With only a small rates base, one of the early problems of the Council was the provision of new roads. The construction of the Sutherland-Cronulla tramway by the Railway Commissioner went far in stimulating business activity and driving land sales. The population of the Shire increased from 2,896 in 1911, when the tramway opened, to over 7,500 in 1913. By 1931 the population had exceeded 12,000.

After the Second World War, the Housing Commission, under the auspices of William McKell, began acquiring land to build "homes for heroes", including in the Sutherland Shire.[18] It was not until the early 1950s that this district of scattered dwellings, vacant blocks and quiet villages became a suburban area of Sydney. Until this time Sutherland Shire was not considered part of Sydney.

Associated with this growth of population was industrial, social and commercial development. The Sutherland Shire Libraries system was established in 1953 in a former doctor's home at Sutherland with 8,000 books. The Captain Cook Drive from Caringbah to Kurnell was constructed in 1953 in conjunction with the establishment in 1956 of the Australian Oil Refinery at Kurnell. At Lucas Heights, the Australian Atomic Energy Commission (now the Australian Nuclear Science and Technology Organisation) built its research station complex in 1958.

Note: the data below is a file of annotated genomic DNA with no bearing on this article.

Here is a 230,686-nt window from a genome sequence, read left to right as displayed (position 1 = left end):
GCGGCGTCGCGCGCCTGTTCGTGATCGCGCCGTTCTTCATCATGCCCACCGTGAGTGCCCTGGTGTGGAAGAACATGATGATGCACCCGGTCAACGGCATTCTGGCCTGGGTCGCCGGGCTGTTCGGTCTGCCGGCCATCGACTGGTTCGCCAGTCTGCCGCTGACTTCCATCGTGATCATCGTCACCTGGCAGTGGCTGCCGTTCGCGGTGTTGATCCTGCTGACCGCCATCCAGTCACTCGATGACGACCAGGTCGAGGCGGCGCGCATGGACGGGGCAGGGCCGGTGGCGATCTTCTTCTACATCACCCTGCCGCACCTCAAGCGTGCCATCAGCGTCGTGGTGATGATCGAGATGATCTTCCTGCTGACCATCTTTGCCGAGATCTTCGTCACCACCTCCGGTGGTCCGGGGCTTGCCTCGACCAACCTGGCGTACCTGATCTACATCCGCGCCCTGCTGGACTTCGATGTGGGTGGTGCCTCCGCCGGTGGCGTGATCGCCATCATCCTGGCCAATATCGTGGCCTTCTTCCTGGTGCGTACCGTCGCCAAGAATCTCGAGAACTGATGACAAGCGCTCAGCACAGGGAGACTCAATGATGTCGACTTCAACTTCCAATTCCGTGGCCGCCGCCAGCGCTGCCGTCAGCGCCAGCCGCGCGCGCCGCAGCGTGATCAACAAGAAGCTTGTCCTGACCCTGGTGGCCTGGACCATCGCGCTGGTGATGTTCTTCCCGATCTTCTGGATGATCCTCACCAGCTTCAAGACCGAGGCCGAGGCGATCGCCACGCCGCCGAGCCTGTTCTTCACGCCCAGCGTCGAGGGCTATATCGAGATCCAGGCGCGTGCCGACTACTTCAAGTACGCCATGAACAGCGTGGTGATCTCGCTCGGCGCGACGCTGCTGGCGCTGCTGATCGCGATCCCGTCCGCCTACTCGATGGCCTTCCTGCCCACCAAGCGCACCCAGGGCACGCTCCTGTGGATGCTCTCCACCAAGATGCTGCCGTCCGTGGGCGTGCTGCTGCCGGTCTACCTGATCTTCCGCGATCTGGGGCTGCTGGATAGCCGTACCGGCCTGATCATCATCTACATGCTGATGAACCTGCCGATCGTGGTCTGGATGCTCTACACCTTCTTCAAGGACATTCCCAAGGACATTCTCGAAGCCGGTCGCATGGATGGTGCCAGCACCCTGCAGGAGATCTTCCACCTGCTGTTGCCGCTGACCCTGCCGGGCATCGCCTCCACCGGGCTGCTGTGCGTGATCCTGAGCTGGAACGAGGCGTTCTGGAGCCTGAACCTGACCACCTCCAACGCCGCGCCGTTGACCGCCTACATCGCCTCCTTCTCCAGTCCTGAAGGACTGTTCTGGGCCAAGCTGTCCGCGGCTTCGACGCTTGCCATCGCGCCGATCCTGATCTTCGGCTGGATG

In terms of residential development, one of the most imaginative homebuilding concepts has been Sylvania Waters. Here, individually designed family homes have been built around a series of man-made canals. The urban release of land in the Menai district, to the west of the Woronora River, commenced in the 1970s.[17]

Contemporary history

In January 1994, the 1994 Eastern seaboard fires destroyed parts of Como West, Jannali and Bonnet Bay; and affected the southern suburbs of Bundeena, Maianbar and Heathcote.[19]

In the 2011 census, Sutherland Shire was the second most populous local government area in New South Wales, and 8th in Australia overall.[4]

In December 2005, following incidents on Shire beaches culminating in an assault on a lifeguard by youth of Lebanese descent, an anonymous text message, publicised by major media outlets in Australia, called on people to gather at Cronulla beach on the following Sunday and attack "wogs and lebs". On 11 December 2005 and the days that followed, a series of riots and retaliatory attacks broke out in Cronulla and other beach-side suburbs in Sydney's east which saw numerous assaults. There were two non-fatal stabbings and property damage, especially to motor vehicles. There were many people arrested, over one hundred charged, and extensive national and international media interest.[20][21][22]

Heritage listings

The Sutherland Shire has a number of heritage-listed sites, including: